The Justice Department is hopeful that the nation’s highest court might be friendlier. Last year, the court, which then had only eight justices, deadlocked in deciding the fate of a similar program. That program expanded DACA and implemented a new initiative commonly referred to as DAPA, shielding those with family ties to U.S. citizens or others lawfully in the country from deportation.
A federal judge in Texas had blocked the DAPA program after a lawsuit by that and other states. Texas and six other states in recent weeks sued to end the original program, and the case is before the same federal judge. His ruling could hasten the Supreme Court’s taking up the case if it conflicts with others around the country.
Judge Kim McLane Wardlaw pressed on that point, asking what the Justice Department would do if the Texas judge declared DACA unlawful — which might force the administration to either violate his order or those of the judges who say the program should be maintained.
“This is one of many reasons why nationwide injunctions are not appropriate for courts to issue,” Mooppan responded. “What we would do in that circumstance is something we’re still figuring out.”
Judge Jacqueline H. Nguyen noted that the federal judge in the District had given the government an out of sorts by providing the government time to offer more solid reasoning for the decision to wind down DACA, and asked whether it might take him up on it. Mooppan said officials had not yet made a decision but believed the legal reasoning for winding down DACA was sufficient.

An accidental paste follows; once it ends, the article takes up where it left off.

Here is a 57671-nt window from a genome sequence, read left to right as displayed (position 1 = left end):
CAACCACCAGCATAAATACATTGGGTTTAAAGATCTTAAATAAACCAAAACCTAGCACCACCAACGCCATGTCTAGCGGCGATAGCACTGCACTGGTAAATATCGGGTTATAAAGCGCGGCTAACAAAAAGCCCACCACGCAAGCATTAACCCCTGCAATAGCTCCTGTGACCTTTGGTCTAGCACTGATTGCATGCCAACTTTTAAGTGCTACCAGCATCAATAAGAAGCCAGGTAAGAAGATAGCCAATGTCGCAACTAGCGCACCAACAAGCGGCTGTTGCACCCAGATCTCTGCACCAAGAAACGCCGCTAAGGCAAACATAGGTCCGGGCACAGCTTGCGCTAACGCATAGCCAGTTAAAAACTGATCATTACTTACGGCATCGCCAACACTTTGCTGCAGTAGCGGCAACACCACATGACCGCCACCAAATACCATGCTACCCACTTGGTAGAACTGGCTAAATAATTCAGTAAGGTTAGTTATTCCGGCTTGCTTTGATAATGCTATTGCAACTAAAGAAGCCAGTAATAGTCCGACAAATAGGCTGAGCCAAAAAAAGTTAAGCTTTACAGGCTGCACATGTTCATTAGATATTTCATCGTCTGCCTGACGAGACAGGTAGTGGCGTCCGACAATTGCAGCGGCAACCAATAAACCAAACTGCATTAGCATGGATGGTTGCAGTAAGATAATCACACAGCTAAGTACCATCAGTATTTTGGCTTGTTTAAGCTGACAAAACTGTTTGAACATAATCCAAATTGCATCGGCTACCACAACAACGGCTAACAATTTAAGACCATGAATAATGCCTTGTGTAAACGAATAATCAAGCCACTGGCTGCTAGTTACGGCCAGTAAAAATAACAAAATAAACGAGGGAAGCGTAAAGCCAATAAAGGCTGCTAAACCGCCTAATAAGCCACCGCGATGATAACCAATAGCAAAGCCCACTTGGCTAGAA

Attorney General Jeff Sessions has said that the administration’s fear of lawsuits helped spur DACA’s end — especially what he said was “imminent litigation” from the state of Texas and others. Officials have said they thought it better to gradually bring the program to an end, rather than wait for a court to stop it abruptly.
Lawyer Mark Rosenbaum, who represents six DACA recipients suing to save the program, urged the judges to consider that his clients’ due-process rights could have been violated by the government’s “cruel bait-and-switch method” of convincing them to sign up for a program, only to suddenly withdraw it.
Judge John B. Owens hinted that he might be amenable to the argument, asking what the panel might do if it were to consider the states’ other argument a “loser” but agree that winding down DACA violated recipients’ due-process rights.
Leon Fresco, who was the deputy assistant attorney general for the Office of Immigration Litigation during the Obama administration and now works at Holland & Knight, said the 9th Circuit siding with the Trump administration would be a “massive victory” for the government, but even a loss would not mean DACA is destined to survive.
The program itself, Fresco said, was based on the principle that prosecutors had discretion on whether to pursue illegal immigration cases — meaning that just as Obama could implement the program, another president could presumably undo it.
“I have found that to be the argument that’s the toughest to understand, because that was the whole point of this, that these were prosecutorial discretion decisions,” Fresco said.